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Reduced Speech Discrimination Despite "Normal Hearing after Surge

Jesudas J. Dayalan DSJESUDA at BCSC02.GOV.BC.CA
Wed Oct 1 19:28:21 EST 1997

To: AUDIOLOG--INTERNET audiolog at net.bio.n


Hello Susan, Michael, Kimberly and others:

What was reported is an interesting fact. I am sure all of us are aware of
reduced speech discrimination in subjects with sensorineural hearing loss. I
would urge you to read Journal of American Audiology Volume 4, Number 5. This
was a special issue on Auditory deprivation.In case if you have not read it.

Just like the sensorineural ears, ears with conductive hearing loss can also
show auditory deprivation. I believe who ever posted that note has opened an
interesting discussion. I have a child here who has unilateral congenital
conductive hearing loss. Over the years her conductive hearing loss has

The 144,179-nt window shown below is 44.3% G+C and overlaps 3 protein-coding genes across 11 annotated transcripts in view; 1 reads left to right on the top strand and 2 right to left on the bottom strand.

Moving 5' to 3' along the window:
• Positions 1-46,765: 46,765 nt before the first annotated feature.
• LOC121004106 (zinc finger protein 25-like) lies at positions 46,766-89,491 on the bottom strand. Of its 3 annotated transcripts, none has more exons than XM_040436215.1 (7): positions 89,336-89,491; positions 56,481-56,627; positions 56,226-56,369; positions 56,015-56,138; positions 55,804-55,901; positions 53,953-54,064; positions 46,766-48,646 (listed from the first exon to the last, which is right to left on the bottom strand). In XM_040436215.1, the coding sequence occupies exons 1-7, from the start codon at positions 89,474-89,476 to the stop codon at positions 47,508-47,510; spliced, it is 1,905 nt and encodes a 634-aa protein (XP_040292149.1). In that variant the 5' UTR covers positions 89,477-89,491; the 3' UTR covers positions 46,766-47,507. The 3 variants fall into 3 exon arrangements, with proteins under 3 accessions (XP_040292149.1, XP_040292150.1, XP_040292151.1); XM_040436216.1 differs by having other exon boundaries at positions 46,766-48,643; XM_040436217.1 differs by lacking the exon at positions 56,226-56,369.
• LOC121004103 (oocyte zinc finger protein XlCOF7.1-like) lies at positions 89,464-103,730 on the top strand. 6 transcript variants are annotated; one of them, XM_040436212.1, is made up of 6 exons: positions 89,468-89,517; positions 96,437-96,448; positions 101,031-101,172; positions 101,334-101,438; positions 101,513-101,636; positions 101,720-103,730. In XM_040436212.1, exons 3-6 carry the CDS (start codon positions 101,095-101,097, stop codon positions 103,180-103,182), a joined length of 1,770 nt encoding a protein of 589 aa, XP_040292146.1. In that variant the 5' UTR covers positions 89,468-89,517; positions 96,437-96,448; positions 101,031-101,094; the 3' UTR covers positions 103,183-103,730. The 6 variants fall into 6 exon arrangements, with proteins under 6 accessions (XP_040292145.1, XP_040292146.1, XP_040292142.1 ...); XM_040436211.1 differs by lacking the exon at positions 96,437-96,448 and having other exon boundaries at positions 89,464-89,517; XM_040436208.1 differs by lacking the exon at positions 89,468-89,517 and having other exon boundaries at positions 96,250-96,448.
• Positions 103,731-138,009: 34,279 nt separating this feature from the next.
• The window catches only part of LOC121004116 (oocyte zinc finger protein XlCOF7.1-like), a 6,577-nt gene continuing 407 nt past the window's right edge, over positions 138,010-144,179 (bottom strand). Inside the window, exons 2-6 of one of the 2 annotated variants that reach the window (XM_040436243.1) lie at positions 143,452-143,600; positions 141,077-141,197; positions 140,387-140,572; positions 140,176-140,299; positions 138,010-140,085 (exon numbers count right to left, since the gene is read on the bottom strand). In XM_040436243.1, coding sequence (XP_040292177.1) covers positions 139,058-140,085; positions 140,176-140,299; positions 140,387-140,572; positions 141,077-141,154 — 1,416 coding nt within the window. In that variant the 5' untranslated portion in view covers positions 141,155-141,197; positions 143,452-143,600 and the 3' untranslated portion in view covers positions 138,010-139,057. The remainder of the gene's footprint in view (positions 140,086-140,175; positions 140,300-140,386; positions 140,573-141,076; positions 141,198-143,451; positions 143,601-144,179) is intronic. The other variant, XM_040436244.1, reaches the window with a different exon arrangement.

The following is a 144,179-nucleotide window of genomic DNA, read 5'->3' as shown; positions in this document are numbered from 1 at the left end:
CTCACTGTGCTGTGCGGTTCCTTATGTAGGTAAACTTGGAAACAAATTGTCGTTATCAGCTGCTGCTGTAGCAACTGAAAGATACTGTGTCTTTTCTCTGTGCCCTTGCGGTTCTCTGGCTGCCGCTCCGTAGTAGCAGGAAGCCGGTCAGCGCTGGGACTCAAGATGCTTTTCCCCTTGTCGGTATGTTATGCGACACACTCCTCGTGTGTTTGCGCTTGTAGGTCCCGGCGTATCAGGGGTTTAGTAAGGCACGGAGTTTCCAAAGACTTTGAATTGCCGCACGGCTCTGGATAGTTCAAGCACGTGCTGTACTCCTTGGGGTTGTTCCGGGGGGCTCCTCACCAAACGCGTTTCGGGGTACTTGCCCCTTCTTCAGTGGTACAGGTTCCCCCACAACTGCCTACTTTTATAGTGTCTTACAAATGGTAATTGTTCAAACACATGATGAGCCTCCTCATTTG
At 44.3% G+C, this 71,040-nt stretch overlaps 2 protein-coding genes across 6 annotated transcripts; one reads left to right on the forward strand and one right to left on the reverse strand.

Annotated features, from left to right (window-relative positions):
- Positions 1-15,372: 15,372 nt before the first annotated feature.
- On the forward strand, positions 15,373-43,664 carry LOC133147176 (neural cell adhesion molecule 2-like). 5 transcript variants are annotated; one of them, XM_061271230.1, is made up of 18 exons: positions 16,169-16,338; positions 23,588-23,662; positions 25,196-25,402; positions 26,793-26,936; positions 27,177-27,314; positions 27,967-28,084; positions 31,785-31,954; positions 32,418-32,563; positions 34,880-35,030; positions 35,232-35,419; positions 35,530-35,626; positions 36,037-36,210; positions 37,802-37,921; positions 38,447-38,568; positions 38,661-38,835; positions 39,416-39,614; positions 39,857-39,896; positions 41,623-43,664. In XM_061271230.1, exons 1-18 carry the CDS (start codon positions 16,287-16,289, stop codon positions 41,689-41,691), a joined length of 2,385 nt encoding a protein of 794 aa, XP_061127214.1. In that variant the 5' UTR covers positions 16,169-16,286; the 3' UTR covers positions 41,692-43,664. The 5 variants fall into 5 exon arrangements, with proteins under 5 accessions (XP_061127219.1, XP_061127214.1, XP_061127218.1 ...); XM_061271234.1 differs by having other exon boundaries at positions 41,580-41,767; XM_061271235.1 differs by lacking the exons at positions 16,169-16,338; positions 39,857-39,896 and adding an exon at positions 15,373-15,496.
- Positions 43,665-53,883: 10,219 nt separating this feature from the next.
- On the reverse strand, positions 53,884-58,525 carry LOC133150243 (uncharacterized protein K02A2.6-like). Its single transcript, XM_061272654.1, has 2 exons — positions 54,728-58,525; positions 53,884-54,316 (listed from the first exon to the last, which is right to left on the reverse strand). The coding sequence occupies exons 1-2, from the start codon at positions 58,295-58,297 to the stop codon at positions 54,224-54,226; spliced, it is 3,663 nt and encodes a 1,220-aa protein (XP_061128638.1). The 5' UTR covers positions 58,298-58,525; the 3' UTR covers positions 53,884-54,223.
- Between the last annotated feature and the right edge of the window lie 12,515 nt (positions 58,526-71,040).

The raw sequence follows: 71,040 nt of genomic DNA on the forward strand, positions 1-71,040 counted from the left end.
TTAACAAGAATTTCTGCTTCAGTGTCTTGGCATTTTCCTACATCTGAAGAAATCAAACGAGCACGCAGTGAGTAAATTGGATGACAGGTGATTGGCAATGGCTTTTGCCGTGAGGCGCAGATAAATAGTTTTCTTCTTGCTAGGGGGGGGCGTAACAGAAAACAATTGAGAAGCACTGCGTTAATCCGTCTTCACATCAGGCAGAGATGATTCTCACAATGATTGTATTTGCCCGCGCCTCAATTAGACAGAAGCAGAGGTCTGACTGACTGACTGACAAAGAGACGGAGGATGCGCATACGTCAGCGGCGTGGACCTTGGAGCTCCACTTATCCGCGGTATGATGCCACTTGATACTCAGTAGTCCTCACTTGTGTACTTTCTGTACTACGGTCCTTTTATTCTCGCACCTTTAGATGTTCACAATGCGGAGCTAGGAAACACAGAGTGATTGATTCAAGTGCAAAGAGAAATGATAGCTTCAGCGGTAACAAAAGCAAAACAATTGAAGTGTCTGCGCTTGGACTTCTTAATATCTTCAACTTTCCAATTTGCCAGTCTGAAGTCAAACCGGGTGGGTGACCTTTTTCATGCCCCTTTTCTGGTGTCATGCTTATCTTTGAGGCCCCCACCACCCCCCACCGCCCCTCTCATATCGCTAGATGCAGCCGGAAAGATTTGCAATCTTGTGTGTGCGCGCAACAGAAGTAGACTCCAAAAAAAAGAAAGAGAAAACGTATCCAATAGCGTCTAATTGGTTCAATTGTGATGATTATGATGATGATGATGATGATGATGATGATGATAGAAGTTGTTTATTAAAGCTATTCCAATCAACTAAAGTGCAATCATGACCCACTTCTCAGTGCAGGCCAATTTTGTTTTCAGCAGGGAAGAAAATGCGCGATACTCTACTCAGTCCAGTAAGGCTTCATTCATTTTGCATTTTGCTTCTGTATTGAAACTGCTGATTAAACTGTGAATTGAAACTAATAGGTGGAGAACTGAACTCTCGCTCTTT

increased in it's air bone gap and at the same time her/his speech
discrimination has gradually become worse. We have fit this child with hearing
aid and we are observing some improvement in her word recognition.

I also believe the readers might have read an interesting article by
Wilmington et al (1994) Hearing Research, 74, pp99-114. This article mentions
that despite good surgery no patient experienced normal performance in all
aspects of binaural processing. They reported results on subjects with
unilateral conductive loss and their corrective surgery.

Therefore, what this client has shown is that although he can hear tones at 15
dBHL across, he has not yet regained (I am an optimist) his ability to underst
and words. I would very much like to know how long this patient had hearing
loss and details. Will that audiologist contact me?

Interesting stuff.


NIHU, 1444 Edmonton Street, Prince George, BC, V2M 6W5 Canada
Tel: 250-565-7399                           Fax: 250-565-7386

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